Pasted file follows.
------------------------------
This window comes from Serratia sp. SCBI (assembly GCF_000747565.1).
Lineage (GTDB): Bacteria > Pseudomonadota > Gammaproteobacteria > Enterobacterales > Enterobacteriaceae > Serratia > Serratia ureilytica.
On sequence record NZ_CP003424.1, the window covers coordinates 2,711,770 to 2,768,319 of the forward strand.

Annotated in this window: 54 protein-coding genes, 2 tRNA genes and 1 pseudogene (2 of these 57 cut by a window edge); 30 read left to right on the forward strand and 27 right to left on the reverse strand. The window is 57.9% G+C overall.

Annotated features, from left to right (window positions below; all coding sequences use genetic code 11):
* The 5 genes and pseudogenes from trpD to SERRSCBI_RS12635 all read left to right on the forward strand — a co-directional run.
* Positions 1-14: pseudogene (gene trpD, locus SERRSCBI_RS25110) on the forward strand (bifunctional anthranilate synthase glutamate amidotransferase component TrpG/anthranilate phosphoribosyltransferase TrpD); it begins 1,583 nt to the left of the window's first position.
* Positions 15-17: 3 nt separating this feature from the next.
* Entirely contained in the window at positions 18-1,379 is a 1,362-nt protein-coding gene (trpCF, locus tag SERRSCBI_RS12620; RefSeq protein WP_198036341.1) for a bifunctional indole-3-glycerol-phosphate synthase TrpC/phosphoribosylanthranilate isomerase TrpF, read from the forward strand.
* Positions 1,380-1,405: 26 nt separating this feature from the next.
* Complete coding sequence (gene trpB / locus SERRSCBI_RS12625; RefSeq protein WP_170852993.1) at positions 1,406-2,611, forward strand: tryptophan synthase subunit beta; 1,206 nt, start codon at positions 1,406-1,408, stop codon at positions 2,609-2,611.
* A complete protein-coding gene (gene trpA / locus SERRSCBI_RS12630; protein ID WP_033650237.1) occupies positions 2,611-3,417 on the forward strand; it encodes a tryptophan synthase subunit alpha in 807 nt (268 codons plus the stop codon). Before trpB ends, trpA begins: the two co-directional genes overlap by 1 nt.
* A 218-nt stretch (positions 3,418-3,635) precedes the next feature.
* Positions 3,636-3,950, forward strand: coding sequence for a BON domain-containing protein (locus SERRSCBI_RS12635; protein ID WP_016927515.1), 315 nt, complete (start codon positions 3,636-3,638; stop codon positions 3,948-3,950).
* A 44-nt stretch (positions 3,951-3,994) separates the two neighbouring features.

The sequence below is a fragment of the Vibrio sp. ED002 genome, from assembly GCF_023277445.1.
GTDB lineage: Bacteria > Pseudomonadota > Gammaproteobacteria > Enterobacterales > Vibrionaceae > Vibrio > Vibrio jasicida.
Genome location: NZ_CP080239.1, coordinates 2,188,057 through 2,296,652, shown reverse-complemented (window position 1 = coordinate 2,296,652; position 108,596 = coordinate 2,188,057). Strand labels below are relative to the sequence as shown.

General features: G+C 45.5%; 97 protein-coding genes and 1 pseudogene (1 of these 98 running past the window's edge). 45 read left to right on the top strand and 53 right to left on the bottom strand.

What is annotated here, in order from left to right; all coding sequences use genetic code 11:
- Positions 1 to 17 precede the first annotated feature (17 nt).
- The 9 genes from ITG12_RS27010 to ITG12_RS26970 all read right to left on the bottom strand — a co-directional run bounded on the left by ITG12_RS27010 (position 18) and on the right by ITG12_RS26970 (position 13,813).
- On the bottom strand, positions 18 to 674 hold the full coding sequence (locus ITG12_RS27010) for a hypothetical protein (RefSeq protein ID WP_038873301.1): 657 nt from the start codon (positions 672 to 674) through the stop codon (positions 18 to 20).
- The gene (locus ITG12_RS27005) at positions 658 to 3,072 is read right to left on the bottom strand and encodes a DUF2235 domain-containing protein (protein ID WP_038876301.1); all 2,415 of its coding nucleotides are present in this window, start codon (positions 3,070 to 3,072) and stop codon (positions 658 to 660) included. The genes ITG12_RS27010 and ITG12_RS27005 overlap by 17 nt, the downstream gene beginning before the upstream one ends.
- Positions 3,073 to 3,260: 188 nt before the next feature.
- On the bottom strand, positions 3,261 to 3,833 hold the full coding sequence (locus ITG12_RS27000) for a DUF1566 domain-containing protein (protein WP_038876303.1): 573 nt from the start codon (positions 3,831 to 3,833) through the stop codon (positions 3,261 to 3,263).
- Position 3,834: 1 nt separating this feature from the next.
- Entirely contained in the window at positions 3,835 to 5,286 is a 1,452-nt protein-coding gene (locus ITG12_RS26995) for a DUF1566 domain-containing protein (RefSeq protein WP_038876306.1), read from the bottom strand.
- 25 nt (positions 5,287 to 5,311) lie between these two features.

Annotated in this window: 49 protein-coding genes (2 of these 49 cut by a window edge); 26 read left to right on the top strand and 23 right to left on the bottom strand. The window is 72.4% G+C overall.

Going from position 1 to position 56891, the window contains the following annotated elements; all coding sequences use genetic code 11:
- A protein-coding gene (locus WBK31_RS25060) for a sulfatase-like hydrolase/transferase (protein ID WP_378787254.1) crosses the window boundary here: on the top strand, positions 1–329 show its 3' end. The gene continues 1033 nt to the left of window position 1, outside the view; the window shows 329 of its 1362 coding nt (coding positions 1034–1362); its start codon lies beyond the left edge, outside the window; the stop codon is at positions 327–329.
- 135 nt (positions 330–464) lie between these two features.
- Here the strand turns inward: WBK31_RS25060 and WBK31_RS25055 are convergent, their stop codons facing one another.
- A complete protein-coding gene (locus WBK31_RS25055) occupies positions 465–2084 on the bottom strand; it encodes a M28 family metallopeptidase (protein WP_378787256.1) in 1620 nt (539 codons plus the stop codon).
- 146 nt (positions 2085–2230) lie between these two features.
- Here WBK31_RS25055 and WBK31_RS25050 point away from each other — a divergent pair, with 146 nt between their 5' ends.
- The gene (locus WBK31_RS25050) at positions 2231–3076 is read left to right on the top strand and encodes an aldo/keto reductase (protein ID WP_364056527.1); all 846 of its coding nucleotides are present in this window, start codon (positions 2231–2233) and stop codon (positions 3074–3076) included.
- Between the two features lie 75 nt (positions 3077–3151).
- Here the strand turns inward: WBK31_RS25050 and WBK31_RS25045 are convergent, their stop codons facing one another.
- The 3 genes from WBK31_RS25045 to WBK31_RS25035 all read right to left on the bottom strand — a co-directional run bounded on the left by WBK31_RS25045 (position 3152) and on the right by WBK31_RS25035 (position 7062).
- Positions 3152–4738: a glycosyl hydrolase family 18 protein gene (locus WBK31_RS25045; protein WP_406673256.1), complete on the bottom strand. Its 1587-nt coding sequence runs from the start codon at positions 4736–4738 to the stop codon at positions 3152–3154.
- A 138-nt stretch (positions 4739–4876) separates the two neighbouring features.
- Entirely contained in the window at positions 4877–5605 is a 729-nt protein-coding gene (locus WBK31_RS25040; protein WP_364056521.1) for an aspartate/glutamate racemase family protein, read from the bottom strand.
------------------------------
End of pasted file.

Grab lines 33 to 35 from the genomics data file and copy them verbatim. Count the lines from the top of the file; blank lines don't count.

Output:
- 135 nt (positions 330–464) lie between these two features.
- Here the strand turns inward: WBK31_RS25060 and WBK31_RS25055 are convergent, their stop codons facing one another.
- A complete protein-coding gene (locus WBK31_RS25055) occupies positions 465–2084 on the bottom strand; it encodes a M28 family metallopeptidase (protein WP_378787256.1) in 1620 nt (539 codons plus the stop codon).